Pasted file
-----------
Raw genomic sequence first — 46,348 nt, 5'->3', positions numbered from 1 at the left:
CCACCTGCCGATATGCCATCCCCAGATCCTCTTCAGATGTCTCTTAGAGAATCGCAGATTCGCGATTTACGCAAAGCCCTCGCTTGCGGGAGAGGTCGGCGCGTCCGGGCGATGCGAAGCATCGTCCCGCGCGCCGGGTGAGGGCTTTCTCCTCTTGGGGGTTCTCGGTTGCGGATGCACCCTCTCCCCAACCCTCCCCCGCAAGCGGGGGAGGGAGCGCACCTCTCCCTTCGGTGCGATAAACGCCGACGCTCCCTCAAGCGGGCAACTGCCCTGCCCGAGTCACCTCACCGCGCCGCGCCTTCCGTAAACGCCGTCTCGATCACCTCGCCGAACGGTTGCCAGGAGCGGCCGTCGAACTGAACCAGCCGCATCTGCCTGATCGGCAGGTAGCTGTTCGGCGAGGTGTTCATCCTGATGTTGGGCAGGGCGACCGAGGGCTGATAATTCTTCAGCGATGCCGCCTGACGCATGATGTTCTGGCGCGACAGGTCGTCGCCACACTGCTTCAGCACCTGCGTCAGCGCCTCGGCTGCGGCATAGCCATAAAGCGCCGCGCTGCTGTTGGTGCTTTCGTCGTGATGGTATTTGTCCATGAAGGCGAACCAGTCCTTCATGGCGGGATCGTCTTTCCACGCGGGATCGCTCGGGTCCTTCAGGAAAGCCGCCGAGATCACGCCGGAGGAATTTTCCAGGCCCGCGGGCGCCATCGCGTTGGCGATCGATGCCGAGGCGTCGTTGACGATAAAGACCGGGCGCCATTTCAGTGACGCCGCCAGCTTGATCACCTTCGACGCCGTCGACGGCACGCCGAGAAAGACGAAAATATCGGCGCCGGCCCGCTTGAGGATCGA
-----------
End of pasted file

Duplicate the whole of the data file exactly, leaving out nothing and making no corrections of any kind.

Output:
Raw genomic sequence first — 46,348 nt, 5'->3', positions numbered from 1 at the left:
CCACCTGCCGATATGCCATCCCCAGATCCTCTTCAGATGTCTCTTAGAGAATCGCAGATTCGCGATTTACGCAAAGCCCTCGCTTGCGGGAGAGGTCGGCGCGTCCGGGCGATGCGAAGCATCGTCCCGCGCGCCGGGTGAGGGCTTTCTCCTCTTGGGGGTTCTCGGTTGCGGATGCACCCTCTCCCCAACCCTCCCCCGCAAGCGGGGGAGGGAGCGCACCTCTCCCTTCGGTGCGATAAACGCCGACGCTCCCTCAAGCGGGCAACTGCCCTGCCCGAGTCACCTCACCGCGCCGCGCCTTCCGTAAACGCCGTCTCGATCACCTCGCCGAACGGTTGCCAGGAGCGGCCGTCGAACTGAACCAGCCGCATCTGCCTGATCGGCAGGTAGCTGTTCGGCGAGGTGTTCATCCTGATGTTGGGCAGGGCGACCGAGGGCTGATAATTCTTCAGCGATGCCGCCTGACGCATGATGTTCTGGCGCGACAGGTCGTCGCCACACTGCTTCAGCACCTGCGTCAGCGCCTCGGCTGCGGCATAGCCATAAAGCGCCGCGCTGCTGTTGGTGCTTTCGTCGTGATGGTATTTGTCCATGAAGGCGAACCAGTCCTTCATGGCGGGATCGTCTTTCCACGCGGGATCGCTCGGGTCCTTCAGGAAAGCCGCCGAGATCACGCCGGAGGAATTTTCCAGGCCCGCGGGCGCCATCGCGTTGGCGATCGATGCCGAGGCGTCGTTGACGATAAAGACCGGGCGCCATTTCAGTGACGCCGCCAGCTTGATCACCTTCGACGCCGTCGACGGCACGCCGAGAAAGACGAAAATATCGGCGCCGGCCCGCTTGAGGATCGA